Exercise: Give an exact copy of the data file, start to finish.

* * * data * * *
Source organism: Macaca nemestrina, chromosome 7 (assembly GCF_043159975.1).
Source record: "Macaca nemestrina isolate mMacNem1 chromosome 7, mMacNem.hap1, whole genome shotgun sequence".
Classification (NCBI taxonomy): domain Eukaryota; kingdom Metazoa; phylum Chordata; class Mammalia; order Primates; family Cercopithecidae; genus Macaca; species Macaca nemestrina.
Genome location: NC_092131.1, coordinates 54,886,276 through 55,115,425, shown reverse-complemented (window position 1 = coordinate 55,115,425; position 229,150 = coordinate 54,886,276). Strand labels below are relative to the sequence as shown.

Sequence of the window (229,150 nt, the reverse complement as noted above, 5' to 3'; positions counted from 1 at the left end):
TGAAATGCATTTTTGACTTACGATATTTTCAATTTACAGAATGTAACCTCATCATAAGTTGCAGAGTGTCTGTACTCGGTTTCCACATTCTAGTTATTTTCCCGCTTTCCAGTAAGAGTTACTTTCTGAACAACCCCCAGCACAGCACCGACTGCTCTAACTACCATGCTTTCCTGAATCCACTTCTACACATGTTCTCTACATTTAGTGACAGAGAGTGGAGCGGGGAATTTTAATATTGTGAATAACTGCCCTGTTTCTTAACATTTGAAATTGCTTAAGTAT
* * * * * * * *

Source organism: Macaca nemestrina, chromosome 7 (assembly GCF_043159975.1).
Source record: "Macaca nemestrina isolate mMacNem1 chromosome 7, mMacNem.hap1, whole genome shotgun sequence".
Classification (NCBI taxonomy): domain Eukaryota; kingdom Metazoa; phylum Chordata; class Mammalia; order Primates; family Cercopithecidae; genus Macaca; species Macaca nemestrina.
Genome location: NC_092131.1, coordinates 54,886,276 through 55,115,425, shown reverse-complemented (window position 1 = coordinate 55,115,425; position 229,150 = coordinate 54,886,276). Strand labels below are relative to the sequence as shown.

Sequence of the window (229,150 nt, the reverse complement as noted above, 5' to 3'; positions counted from 1 at the left end):
TGAAATGCATTTTTGACTTACGATATTTTCAATTTACAGAATGTAACCTCATCATAAGTTGCAGAGTGTCTGTACTCGGTTTCCACATTCTAGTTATTTTCCCGCTTTCCAGTAAGAGTTACTTTCTGAACAACCCCCAGCACAGCACCGACTGCTCTAACTACCATGCTTTCCTGAATCCACTTCTACACATGTTCTCTACATTTAGTGACAGAGAGTGGAGCGGGGAATTTTAATATTGTGAATAACTGCCCTGTTTCTTAACATTTGAAATTGCTTAAGTAT